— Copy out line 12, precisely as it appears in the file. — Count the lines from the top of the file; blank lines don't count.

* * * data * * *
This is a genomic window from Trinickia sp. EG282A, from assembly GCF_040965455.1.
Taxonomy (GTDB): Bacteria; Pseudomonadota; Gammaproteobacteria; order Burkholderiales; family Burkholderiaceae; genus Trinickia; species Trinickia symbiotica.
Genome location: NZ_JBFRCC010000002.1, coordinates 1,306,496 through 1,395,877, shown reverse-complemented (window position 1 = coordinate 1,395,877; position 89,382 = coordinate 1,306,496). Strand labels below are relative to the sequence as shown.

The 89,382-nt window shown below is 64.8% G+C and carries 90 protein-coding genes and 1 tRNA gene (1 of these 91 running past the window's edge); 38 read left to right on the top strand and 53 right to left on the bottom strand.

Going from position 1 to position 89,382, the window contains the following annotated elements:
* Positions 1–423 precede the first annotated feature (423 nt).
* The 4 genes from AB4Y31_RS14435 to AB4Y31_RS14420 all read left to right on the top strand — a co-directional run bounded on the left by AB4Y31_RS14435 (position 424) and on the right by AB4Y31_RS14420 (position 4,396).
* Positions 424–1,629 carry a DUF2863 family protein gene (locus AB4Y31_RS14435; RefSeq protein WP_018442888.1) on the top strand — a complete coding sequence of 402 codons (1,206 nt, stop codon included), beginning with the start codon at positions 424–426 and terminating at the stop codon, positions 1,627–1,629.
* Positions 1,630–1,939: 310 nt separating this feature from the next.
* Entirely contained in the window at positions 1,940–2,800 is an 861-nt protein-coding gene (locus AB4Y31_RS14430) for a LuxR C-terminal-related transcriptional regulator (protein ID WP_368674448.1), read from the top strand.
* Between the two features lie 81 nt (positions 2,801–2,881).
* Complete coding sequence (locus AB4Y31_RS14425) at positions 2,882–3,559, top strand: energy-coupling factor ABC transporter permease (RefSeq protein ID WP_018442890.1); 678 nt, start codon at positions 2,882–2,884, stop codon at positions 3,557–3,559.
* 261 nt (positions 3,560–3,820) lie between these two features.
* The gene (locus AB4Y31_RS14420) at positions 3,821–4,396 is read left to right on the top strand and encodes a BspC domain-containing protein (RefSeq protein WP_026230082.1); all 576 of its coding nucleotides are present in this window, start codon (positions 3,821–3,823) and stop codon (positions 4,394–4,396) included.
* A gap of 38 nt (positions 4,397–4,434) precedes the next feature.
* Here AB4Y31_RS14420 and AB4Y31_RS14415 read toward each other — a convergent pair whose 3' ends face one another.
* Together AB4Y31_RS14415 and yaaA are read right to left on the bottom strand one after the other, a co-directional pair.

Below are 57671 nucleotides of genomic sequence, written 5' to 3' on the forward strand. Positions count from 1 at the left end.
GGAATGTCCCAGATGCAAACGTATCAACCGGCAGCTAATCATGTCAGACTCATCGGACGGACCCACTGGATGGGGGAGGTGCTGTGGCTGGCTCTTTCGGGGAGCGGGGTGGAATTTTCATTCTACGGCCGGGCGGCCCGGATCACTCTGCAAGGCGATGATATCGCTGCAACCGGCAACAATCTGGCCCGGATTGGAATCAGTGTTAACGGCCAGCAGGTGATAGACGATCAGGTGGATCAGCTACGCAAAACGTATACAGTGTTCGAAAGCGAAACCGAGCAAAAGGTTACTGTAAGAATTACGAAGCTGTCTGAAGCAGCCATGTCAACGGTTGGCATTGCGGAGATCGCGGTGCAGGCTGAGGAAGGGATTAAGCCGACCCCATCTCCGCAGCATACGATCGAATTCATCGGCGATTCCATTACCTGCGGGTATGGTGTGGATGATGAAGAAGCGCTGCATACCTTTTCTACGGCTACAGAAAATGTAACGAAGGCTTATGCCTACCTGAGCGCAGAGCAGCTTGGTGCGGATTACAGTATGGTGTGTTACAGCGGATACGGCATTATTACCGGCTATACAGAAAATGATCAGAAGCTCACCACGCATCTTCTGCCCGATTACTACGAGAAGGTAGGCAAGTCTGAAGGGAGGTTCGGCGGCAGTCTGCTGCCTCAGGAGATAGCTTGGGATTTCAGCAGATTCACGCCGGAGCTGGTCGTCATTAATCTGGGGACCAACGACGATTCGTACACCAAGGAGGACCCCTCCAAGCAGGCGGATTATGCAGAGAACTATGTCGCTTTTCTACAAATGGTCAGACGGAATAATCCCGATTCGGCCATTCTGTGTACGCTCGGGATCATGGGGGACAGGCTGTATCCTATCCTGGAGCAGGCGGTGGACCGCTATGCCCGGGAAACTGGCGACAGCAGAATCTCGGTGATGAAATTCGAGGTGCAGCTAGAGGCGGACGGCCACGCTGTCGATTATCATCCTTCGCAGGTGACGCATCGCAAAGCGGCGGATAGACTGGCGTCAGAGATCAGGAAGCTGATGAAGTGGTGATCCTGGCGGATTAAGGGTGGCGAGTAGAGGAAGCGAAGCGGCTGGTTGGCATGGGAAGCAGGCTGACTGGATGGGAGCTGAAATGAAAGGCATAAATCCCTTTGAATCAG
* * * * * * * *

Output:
* Complete coding sequence (locus AB4Y31_RS14425) at positions 2,882–3,559, top strand: energy-coupling factor ABC transporter permease (RefSeq protein ID WP_018442890.1); 678 nt, start codon at positions 2,882–2,884, stop codon at positions 3,557–3,559.